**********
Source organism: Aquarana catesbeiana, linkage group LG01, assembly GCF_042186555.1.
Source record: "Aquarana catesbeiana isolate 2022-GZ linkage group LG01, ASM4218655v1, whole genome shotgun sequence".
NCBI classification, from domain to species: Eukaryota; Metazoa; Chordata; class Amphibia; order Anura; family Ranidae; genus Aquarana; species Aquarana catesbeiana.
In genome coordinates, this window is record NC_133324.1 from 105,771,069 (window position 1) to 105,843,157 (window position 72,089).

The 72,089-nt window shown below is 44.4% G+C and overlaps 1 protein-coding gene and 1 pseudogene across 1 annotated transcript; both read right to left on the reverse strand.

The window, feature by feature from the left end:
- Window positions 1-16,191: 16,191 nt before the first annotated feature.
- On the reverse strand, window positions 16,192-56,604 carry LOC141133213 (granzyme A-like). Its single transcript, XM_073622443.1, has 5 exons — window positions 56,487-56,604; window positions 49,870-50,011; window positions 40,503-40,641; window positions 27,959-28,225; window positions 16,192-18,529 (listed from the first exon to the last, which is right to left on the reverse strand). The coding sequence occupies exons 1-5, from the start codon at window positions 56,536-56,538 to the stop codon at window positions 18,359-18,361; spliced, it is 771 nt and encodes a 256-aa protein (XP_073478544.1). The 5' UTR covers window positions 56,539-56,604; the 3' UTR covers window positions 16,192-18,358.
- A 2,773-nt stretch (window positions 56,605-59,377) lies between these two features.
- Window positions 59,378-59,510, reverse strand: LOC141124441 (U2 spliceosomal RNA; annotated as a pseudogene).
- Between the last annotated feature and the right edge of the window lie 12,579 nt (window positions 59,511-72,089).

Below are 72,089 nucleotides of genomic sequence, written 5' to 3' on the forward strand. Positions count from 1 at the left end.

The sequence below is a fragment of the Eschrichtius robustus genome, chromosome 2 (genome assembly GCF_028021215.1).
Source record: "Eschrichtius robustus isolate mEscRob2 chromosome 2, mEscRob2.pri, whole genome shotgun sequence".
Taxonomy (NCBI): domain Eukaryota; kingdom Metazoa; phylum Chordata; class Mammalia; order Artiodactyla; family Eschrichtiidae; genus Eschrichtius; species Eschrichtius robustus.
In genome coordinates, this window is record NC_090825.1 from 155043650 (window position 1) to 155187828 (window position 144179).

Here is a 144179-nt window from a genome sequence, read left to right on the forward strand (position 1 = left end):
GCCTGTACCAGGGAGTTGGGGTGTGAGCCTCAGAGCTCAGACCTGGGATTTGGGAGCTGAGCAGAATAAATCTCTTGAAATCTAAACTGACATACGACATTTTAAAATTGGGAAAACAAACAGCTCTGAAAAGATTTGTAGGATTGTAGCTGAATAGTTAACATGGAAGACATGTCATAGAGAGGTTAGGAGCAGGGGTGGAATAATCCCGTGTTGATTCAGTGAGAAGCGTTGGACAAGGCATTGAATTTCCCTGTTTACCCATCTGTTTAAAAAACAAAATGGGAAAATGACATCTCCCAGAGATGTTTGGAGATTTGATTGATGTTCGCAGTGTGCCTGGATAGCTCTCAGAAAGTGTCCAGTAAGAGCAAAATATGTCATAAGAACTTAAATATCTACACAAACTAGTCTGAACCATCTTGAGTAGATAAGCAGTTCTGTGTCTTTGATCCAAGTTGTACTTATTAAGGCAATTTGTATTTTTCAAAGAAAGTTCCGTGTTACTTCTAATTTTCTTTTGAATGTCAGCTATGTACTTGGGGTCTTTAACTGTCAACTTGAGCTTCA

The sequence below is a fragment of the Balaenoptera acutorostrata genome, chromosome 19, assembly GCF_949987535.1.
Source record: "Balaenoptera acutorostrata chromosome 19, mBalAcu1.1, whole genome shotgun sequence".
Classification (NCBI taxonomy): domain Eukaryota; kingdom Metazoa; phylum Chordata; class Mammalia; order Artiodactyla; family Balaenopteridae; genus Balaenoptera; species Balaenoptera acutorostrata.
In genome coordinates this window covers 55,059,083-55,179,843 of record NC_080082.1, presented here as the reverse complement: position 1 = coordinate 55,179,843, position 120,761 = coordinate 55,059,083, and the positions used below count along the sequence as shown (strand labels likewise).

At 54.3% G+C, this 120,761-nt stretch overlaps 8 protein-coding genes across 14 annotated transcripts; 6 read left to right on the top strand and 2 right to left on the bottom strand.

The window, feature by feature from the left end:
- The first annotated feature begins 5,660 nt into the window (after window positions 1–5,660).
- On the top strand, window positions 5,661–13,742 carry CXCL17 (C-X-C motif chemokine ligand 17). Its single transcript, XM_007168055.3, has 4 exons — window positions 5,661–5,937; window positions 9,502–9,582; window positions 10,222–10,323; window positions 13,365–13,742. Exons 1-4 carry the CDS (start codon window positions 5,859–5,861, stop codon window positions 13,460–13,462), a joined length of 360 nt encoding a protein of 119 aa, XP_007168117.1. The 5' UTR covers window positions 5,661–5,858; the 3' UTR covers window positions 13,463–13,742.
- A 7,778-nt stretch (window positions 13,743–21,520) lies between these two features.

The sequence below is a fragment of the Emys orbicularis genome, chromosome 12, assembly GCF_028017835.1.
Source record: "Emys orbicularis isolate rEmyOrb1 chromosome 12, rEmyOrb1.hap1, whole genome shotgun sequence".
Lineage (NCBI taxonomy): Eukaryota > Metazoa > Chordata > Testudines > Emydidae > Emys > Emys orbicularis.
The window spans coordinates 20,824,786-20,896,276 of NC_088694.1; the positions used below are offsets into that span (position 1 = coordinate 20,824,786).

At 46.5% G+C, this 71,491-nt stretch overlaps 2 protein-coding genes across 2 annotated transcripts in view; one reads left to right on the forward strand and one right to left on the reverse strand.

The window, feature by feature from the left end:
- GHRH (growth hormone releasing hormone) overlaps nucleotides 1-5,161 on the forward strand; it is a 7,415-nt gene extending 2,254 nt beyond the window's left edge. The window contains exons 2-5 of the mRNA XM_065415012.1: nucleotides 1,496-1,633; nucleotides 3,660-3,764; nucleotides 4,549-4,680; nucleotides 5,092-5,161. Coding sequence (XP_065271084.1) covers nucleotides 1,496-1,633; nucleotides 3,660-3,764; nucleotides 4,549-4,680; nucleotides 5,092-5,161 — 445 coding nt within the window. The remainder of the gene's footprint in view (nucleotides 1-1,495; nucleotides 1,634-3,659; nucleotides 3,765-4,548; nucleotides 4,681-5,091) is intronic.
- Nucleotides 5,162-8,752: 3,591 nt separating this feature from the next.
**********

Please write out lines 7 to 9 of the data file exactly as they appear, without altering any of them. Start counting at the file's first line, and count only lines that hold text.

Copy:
- Window positions 1-16,191: 16,191 nt before the first annotated feature.
- On the reverse strand, window positions 16,192-56,604 carry LOC141133213 (granzyme A-like). Its single transcript, XM_073622443.1, has 5 exons — window positions 56,487-56,604; window positions 49,870-50,011; window positions 40,503-40,641; window positions 27,959-28,225; window positions 16,192-18,529 (listed from the first exon to the last, which is right to left on the reverse strand). The coding sequence occupies exons 1-5, from the start codon at window positions 56,536-56,538 to the stop codon at window positions 18,359-18,361; spliced, it is 771 nt and encodes a 256-aa protein (XP_073478544.1). The 5' UTR covers window positions 56,539-56,604; the 3' UTR covers window positions 16,192-18,358.
- A 2,773-nt stretch (window positions 56,605-59,377) lies between these two features.